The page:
I've often wondered why writers don't cover literature the way musicians cover songs. A band, a singer-songwriter gets up on stage and covers a song by a well-known artist or an obscure one, sometimes slavishly respectfully, sometimes making it their own. Bands and musicians release entire albums devoted to covering other artists' material — there's a cottage industry of cover albums. We think nothing of a singer turning another's song inside-out, paying respect to influence and history. Some cover songs are jokes, some are overly-earnest. (Forget tribute bands for now.)
I'll ask myself: can I go in front of a crowd (or a mic) and cover a David Lazar or Ander Monson essay? Or, more interestingly, a James Baldwin or Joan Didion or Virginia Woolf essay? I can read the piece — but where would my interpretation come in? How would I filter the essay's style and content and place in history through my own? I can mimic it, cop a certain voice or tic of style, but could I really deconstruct, rebuild, and newly (and wholly) inhabit the piece the way, say, Tommy Keene does with Lou Reed's "Kill Your Sons," the way the Beatles do with Little Richard, the way the Ramones do with Chris Montez? Etc. (Insert your own favorite cover versions here.) Or for that matter, the way Roy Lichenstein and Andy Warhol co opted popular mass imagery and made it their own? Perhaps if I collaged three or more essays by different writers a la Richard Hamilton? An interesting mess, maybe.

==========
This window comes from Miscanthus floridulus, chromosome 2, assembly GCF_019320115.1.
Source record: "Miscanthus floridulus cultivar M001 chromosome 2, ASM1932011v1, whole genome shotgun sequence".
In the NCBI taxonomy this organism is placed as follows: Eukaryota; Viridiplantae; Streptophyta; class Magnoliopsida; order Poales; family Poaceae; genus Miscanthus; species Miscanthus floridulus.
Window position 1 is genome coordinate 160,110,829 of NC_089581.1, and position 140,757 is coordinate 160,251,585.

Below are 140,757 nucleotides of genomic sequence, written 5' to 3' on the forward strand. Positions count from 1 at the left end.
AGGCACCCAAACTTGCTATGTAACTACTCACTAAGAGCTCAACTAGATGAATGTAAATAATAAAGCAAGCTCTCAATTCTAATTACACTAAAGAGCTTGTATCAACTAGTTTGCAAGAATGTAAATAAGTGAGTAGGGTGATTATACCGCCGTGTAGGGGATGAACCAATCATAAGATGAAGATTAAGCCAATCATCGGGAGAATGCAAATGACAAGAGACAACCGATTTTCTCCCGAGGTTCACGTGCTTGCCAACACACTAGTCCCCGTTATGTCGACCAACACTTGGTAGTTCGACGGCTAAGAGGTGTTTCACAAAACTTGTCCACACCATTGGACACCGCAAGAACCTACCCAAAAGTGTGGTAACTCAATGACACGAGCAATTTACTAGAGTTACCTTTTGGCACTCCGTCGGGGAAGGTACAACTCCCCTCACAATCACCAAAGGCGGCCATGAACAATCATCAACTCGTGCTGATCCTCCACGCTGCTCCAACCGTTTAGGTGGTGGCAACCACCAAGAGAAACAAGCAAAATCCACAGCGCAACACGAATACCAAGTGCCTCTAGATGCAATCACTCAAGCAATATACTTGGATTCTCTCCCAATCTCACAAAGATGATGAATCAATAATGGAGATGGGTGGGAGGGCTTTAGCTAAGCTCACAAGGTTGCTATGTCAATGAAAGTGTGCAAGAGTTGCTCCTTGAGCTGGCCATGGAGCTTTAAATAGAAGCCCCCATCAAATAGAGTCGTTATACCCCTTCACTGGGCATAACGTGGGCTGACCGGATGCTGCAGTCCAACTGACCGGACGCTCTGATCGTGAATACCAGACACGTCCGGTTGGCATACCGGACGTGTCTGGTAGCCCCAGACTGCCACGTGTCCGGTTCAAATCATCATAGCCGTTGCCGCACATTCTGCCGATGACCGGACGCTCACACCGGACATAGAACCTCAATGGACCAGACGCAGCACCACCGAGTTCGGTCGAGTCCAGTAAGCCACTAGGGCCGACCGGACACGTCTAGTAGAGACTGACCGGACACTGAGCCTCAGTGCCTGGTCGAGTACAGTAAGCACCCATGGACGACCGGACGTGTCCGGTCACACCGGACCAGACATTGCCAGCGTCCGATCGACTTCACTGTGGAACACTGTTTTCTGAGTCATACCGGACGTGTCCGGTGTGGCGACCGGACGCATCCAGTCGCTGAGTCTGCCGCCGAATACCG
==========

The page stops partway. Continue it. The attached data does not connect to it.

There's a wall between artist and artist that seems unbridgeable — or at least more difficult to circumvent, or cross — in a work of literature, than in a song. Is literature more personal — and, so, less easy to inhabit — than popular music? That seems unlikely. Of course, there are musicians whose work is so self-identified that it feels pointless to cover, but in the scheme of things those songs are probably the exceptions.
I'm asking too many questions now. Help me out here.
"Books In a Stack (A Stack of Books)" courtesy of Flickr Creative Commons.